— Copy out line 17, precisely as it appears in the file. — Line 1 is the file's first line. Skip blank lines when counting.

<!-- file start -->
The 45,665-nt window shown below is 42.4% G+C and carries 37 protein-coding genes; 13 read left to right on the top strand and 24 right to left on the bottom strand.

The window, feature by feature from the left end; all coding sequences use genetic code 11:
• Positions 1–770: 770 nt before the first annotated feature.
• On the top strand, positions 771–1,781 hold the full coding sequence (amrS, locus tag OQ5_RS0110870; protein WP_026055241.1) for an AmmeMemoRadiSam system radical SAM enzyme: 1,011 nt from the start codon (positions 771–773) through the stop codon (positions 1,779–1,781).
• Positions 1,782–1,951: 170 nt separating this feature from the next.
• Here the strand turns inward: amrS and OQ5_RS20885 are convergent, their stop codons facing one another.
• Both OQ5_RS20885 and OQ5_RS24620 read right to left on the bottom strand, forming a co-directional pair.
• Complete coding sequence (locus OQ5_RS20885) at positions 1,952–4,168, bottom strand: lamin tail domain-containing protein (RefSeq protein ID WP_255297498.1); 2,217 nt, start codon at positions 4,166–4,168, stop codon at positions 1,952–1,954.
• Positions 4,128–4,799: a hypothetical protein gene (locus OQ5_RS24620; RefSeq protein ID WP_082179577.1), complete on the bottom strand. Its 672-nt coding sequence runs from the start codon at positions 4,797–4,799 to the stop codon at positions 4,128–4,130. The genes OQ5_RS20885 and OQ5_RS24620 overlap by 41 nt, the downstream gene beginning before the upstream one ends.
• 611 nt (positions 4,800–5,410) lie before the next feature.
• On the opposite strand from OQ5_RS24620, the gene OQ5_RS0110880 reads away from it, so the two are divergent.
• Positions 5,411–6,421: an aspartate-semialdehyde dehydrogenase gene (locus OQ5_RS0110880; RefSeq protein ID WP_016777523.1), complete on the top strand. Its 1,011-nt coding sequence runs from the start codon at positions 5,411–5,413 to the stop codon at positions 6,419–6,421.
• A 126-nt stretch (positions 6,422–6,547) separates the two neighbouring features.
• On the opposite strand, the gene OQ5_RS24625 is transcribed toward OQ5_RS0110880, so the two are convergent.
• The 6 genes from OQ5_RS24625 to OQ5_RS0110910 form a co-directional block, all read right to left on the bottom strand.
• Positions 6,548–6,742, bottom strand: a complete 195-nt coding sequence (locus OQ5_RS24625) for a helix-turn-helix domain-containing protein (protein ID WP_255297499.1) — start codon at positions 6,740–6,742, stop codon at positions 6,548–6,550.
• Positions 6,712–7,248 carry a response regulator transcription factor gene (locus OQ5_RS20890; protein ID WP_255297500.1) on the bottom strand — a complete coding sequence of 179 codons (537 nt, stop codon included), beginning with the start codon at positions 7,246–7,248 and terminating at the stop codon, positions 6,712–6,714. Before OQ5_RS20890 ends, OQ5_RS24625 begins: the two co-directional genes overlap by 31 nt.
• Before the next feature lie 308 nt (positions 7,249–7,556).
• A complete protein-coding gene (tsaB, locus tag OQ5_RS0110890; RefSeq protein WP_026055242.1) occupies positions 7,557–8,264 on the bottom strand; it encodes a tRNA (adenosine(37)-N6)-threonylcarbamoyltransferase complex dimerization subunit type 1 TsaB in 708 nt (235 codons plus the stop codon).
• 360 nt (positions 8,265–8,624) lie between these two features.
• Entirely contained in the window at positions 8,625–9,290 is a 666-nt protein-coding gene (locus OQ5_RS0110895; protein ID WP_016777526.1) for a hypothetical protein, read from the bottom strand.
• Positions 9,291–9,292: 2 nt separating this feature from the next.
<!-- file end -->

• Positions 6,712–7,248 carry a response regulator transcription factor gene (locus OQ5_RS20890; protein ID WP_255297500.1) on the bottom strand — a complete coding sequence of 179 codons (537 nt, stop codon included), beginning with the start codon at positions 7,246–7,248 and terminating at the stop codon, positions 6,712–6,714. Before OQ5_RS20890 ends, OQ5_RS24625 begins: the two co-directional genes overlap by 31 nt.